Patricia Henley: Through the accretion of “concrete, significant detail,” as John Gardner suggests in The Art of Fiction, the reader’s emotions are engaged. Gardner says “vivid detail is the life blood of fiction” and that the author’s job is “to make us see and feel vividly what his characters see and feel.” And I want that—for the fiction to be an emotional experience for the reader.
Construction: You are frank about sex without being prurient, and always from a woman’s point of view. In your novel Hummingbird House, the affair between Kate Banner and Dixie Ryan is a kind of romance. Both characters are described as attractive, and each is drawn to the other, but consummation is delayed. Kate is still in the grip of an eight-year affair with another man, and preoccupied with her friends Maggie and Vidaluz, while Dixie is a Catholic priest who is serious about his vow of celibacy. In Other Heartbreaks, the characters Jenny, Ellen, Barbara, and Sophie experience sex at different ages and in vastly different ways, from bitter repression to joyous satisfaction. What role does sex play in the context of a story?
Patricia Henley: Sex is always with us. We think about it, do it, long for it, try not to think about it, regret it, and so on. And much of the trouble in our lives stems from that undercurrent. Isn’t it Janet Burroway who stresses that in fiction “only trouble is interesting”? So of course, I’m going to write about it.
Construction: You present same-sex attraction on equal terms with male-female pairs. There are scenes of intimacy among women, as in “Sicilian Kisses,” and there is a self-defined lesbian couple in the novel In the River Sweet. Do you think most individuals have a range of sexual expression?
[pullquote_right] In the sixth grade, I wanted to be a nun. Later, in the climate of the 1960s, I misbehaved.[/pullquote_right]
Patricia Henley: This is a question for psychologists! I like to think we do. And yet when we’re right there having sex we often revert to our childhood fantasies and our range of expression is a sliver of what it might be. In the River Sweet shows the effect of hate and homophobia in America. The young couple of Laurel and Oceana are a given, a fact of contemporary life. Maybe there is an implicit contrast with the fumbling of Michelle and Ruth Anne in the French convent in Saigon. They belong to the previous generation.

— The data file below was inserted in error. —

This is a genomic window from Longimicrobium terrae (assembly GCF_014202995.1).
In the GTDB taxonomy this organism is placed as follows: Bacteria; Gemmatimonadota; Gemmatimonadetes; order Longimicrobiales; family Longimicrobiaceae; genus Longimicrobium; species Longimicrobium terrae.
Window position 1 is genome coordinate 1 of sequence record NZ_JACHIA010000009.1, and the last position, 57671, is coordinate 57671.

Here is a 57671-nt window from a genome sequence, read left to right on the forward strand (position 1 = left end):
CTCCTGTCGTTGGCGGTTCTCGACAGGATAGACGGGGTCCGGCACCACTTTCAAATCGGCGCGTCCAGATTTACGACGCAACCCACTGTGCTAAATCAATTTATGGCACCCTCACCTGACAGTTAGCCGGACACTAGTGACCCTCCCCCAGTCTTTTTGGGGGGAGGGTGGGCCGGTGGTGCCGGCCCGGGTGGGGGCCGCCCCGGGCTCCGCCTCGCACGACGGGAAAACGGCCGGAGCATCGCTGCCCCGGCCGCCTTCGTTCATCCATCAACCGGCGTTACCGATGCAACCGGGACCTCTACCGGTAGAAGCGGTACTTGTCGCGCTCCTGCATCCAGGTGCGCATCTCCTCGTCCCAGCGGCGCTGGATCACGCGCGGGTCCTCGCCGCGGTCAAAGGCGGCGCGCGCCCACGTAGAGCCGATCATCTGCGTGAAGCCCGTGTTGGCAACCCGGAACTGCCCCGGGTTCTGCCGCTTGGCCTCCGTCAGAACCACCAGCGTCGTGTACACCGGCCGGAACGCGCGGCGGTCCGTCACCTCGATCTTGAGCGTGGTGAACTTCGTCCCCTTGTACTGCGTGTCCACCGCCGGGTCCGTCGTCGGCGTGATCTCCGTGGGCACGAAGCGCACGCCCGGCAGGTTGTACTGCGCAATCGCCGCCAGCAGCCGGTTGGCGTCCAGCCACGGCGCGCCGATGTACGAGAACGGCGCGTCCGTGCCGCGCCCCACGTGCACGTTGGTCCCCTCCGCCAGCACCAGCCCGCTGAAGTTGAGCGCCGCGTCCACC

Boucheron: Sisters crop up frequently in your fiction, along with mothers, aunts, and other female relatives. In “Worship of the Common Heart,” Stephanie and Grace are twins, defined as opposite personalities, like two halves of a whole person. Stephanie is a nun, a timid woman who used to paint. Grace is “an emergency room nurse, skinny in a red leather bomber jacket, sex on her mind.” Given your focus on a character’s inner life, are sisters, aunts and such an extension of the self?
Patricia Henley: Are you asking if they are an extension of me? Maybe I can respond to the particulars of that story. Grace and Stephanie are figments of my imagination. Stephanie came into being when I was spending time with Benedictine nuns. They are so amazingly varied in their decisions to enter the convent, their histories, their doubts and convictions. I met a young novice who still wore one earring. Stephanie was born of that conversation with the novice about her vocation. Grace is like every bad girl I’ve ever known—myself included. Together they represent something about my psyche, the good girl/bad girl. In the sixth grade, I wanted to be a nun. Later, in the climate of the 1960s, I misbehaved.
Construction: Though the term sounds out of place in your work, which weaves together motives and outcomes, women’s issues frequently come into play. In particular, female characters look for and achieve independence. Do you consider yourself a feminist? Does your fiction advocate a social position?
Patricia Henley: Yes, I am a feminist. I’m not an academic feminist, but an over-the-back-fence feminist. I have lived my life breaking free over and over again of our culture’s expectations of me as a woman. As for the fiction, I will let readers decide whether I am advocating a social position.
Construction: How do you view humor in your work?
[pullquote_left]I can poke fun at those old hippies because I was one in the 1970s.[/pullquote_left]